Clarke, the former IRD communications officer, joined the nonprofit in May 2008 and quickly became concerned by its free-spending culture. Clarke said she met with a “crisis communications expert” and cautioned that the spending could become a news story.

“If IRD has a big enough reputational crisis which is not managed properly,” she warned in a July 14, 2008, memo, “it is likely to suffer a funding crisis that could threaten the very foundation of the organization.”

Five months later, IRD returned to Nemacolin for another leadership conference. It was a seminal year for the organization. Arthur Keys, IRD’s president, held a champagne toast celebrating the nonprofit’s most recent award, a $300 million project to improve agricultural production in Afghanistan.

It was also IRD’s 10th anniversary. To mark the occasion, IRD handed out iPod Shuffles to its employees at Nemacolin inscribed: “IRD Celebrating Ten Years.”

During the day, there were buffet breakfasts and lunches and work-related seminars. At night, there were gala dinners, open bars, sing-alongs in the karaoke bar and late-night parties in the hotel rooms of the staffers, according to former employees.

The cost of the 2008 retreat for 123 employees: $178,000.

‘A spending spree’

In 2009, IRD executives held another leadership conference at Nemacolin; 110 employees attended, including workers who were flown in from posts around the world.

Several former employees said they were troubled by the luxurious surroundings.

“It was like an amusement park for adults,” said a former IRD employee who spoke on the condition of anonymity because of the investigations. “There was a fully open bar. There was karaoke. So many people got really drunk. They were on a spending spree.”

Jean M. Hacken had been hired that year as the nonprofit’s chief compliance officer.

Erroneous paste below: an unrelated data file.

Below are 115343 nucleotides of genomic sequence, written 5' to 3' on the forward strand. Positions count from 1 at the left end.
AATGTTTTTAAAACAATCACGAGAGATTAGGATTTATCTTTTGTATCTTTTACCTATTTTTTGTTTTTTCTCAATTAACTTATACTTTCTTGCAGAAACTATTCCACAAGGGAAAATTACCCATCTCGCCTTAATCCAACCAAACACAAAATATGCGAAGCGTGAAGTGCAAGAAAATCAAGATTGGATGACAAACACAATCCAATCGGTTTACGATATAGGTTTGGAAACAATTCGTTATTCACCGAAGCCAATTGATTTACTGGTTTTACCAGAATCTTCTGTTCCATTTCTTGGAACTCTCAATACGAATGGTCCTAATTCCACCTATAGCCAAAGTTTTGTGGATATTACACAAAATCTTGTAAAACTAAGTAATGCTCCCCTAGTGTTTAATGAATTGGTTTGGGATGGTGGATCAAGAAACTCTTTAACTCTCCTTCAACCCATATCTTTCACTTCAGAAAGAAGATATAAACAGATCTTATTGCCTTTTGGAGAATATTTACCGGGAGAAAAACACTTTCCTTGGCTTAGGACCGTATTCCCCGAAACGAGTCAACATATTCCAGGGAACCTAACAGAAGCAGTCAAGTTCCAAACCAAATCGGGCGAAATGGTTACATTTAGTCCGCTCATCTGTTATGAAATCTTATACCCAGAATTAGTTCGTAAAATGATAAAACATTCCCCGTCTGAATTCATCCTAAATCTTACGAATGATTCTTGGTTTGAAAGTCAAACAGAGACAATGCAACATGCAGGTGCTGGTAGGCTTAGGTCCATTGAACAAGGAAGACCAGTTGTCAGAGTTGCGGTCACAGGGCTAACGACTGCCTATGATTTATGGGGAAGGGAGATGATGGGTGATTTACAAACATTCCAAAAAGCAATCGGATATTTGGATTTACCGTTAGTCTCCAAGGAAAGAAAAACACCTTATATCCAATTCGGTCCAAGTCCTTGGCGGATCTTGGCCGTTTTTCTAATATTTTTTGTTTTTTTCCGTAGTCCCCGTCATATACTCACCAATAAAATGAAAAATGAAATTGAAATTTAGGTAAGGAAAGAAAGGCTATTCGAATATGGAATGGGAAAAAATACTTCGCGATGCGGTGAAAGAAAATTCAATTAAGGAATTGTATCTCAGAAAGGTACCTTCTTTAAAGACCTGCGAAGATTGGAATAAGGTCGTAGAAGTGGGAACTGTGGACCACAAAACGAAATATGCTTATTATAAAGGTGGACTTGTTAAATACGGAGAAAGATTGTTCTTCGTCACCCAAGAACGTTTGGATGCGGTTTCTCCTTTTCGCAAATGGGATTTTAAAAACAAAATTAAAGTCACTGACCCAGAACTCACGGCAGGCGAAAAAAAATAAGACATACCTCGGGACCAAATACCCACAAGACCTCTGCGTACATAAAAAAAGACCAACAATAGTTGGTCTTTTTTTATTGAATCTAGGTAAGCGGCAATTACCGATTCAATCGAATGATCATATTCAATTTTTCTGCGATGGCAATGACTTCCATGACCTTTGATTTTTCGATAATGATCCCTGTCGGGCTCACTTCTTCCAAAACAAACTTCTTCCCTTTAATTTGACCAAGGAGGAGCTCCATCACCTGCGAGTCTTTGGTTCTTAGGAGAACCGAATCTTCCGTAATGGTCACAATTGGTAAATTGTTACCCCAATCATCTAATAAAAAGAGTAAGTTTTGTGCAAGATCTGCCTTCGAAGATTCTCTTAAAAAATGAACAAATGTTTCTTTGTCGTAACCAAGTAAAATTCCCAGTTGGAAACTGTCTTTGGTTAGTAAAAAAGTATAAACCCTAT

“They were spending so much money,” said Hacken, who left IRD in December. “I really didn’t understand. It seemed very lavish to me. I didn’t think a nonprofit organization should be doing that.”

Beverly Morris Armstrong was another new employee who was at Nemacolin in 2009. She had been hired as IRD’s chief financial officer. After the retreat, Armstrong warned Keys that he could not bill the open bars as overhead, according to former and current IRD employees.

Armstrong later removed those charges and other costs associated with the 2009 retreat, reducing the bill from $358,160 to $176,436. Keys eventually asked Armstrong to leave IRD. She recently declined to comment.

In 2010, when IRD reported a record $704 million in annual revenue, the organization held a “Leadership Meeting” in Gulfport, Miss. Also that year, IRD threw the parties at the Air and Space Museum and the Newseum. The nonprofit spent $522,737 on the three events.

In the four years after 2010, spending on parties ended and expenses for retreats dropped by nearly two-thirds, to $475,579.

During this time, IRD’s work was coming under fire. The media and government auditors were examining reports of fraud and waste in its programs in Iraq and Afghanistan. USAID ended several of those projects.

The nonprofit launched a public relations offensive. IRD hired one of Washington’s most influential lobbying firms, Wexler & Walker.

On May 21, 2010, the firm provided IRD with its media strategy.

The most important message for senior IRD officials to remember: “We help the most vulnerable people in some of the most insecure parts of the developing world.”

Alice Crites contributed to this report.